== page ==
UNAIDS Outlook Report 2010

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This report is relevant to development practitioners and activists working towards inclusive health systems in line with Sustainable Development Goal 3 - Good Health and Well Being. Its focus on gay, trans and third gender voices is increasingly relevant to the field of health, and demonstrates how disparities in access to healthcare for non-heterosexual and non-cis-gendered people are a result of and perpetuate the marginalisation of these cohorts. Though published in 2010, it remains relevant in the context of mounting homophobic and transphobic violence taking place globally, and the exclusion of LGBTQI+ specific language in the Sustainable Development Goals.

UNAIDs 2010 Outlook report provides a comprehensive overview of the global response to the ongoing HIV/AIDs crisis, It begins by presenting the reader with comparative graphs and diagrams to demonstrate international diversity in HIV/AIDs response. Special attention is paid to the political and economic context of HIV/Aids specific health-policy, as well as the widespread and politically embedded stigma of people living with HIV/AIDs. The report is comprised of interviews with varying HIV/AIDs experts and activists, and particularly highlights the prevention and treatment responses of the BRIC (Brazil, Russia, India, and China) countries up to 2009.

The report identifies the need for special consideration to the exclusion of the needs of marginalised groups in HIV/AIDs awareness, prevention and treatment. These groups include men who have sex with men (MSM), trans and third gender people, sex-workers, and drug users. Throughout the report, the authors highlight the lived-experiences of MSM and trans and third gender people, and how they cope with a reductionist approach to HIV/Aids treatment for marginalised communities. Interviews with trans-activists living with HIV/AIDs in Brazil foreground an analysis of the barriers to equitable HIV/AIDs prevention and treatment as a result of institutionalised homophobia and transphobia. The report highlights the voices of international activists working to dismantle homophobic and transphobic structural barriers to health and well-being. It calls for a vigorous appraisal of HIV/AIDs support complemented by increased visibility of diverse sexuality and gender identity through social transformation, and destigmatisation through early-education.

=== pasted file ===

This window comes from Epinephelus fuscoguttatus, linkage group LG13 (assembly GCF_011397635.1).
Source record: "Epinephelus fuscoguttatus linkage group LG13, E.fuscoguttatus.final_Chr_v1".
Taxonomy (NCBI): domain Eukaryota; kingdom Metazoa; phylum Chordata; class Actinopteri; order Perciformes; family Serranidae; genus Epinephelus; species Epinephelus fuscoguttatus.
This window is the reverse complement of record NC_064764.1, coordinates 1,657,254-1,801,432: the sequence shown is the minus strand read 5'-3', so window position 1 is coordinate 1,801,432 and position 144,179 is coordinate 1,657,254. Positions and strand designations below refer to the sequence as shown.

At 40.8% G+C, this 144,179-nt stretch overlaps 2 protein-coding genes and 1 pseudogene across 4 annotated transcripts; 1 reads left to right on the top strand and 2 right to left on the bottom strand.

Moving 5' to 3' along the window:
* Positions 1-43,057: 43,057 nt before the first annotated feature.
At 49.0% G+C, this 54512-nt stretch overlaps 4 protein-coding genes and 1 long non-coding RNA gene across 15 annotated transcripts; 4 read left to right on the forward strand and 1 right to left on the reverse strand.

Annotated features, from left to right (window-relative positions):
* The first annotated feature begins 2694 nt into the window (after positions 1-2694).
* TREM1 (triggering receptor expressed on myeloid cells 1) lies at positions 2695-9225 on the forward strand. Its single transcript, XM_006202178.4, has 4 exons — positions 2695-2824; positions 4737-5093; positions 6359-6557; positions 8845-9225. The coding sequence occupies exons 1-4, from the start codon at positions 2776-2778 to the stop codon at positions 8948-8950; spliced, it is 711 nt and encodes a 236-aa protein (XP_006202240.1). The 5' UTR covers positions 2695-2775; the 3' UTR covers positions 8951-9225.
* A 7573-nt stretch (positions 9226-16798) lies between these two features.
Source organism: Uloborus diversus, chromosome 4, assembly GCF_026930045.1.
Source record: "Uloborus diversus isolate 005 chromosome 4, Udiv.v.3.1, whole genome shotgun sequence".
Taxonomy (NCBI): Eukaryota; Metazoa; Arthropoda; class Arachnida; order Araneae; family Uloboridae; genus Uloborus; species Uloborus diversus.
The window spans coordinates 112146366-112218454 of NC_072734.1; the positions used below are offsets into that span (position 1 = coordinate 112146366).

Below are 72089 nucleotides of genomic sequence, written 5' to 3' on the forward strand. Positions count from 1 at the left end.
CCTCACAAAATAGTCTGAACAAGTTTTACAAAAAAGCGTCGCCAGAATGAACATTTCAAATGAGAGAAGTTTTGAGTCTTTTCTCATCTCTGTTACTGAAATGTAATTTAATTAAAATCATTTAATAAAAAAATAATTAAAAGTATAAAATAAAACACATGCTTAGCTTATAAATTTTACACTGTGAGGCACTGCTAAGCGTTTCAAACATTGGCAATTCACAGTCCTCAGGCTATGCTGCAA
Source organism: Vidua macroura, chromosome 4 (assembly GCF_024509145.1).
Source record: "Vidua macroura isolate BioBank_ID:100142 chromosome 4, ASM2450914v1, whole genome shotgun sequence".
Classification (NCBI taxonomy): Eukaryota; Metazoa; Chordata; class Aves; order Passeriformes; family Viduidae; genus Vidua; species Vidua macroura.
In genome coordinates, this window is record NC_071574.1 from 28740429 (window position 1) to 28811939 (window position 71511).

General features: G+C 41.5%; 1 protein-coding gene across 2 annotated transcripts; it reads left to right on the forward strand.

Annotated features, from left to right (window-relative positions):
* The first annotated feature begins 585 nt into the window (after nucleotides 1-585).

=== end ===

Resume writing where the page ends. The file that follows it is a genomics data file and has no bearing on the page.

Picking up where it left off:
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The transgender community has been active in the AIDS response since the early 1990s, but subsumed in the gay movement and boxed in the epidemiological term ‘men who have sex with men.

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UNAIDs 2010 Outlook report provides a comprehensive overview of the global response to the ongoing HIV/AIDs crisis, It begins by presenting the reader with comparative graphs and diagrams to demonstrate international diversity in HIV/AIDs response. Special attention is paid to the political and economic context of HIV/Aids specific health-policy, as well as the widespread and politically embedded stigma of people living with HIV/AIDs. The report is comprised of interviews with varying HIV/AIDs experts and activists, and particularly highlights the prevention and treatment responses of the BRIC (Brazil, Russia, India, and China) countries up to 2009.

The report identifies the need for special consideration to the exclusion of the needs of marginalised groups in HIV/AIDs awareness, prevention and treatment. These groups include men who have sex with men (MSM), trans and third gender people, sex-workers, and drug users. Throughout the report, the authors highlight the lived-experiences of MSM and trans and third gender people, and how they cope with a reductionist approach to HIV/Aids treatment for marginalised communities. Interviews with trans-activists living with HIV/AIDs in Brazil foreground an analysis of the barriers to equitable HIV/AIDs prevention and treatment as a result of institutionalised homophobia and transphobia. The report highlights the voices of international activists working to dismantle homophobic and transphobic structural barriers to health and well-being. It calls for a vigorous appraisal of HIV/AIDs support complemented by increased visibility of diverse sexuality and gender identity through social transformation, and destigmatisation through early-education.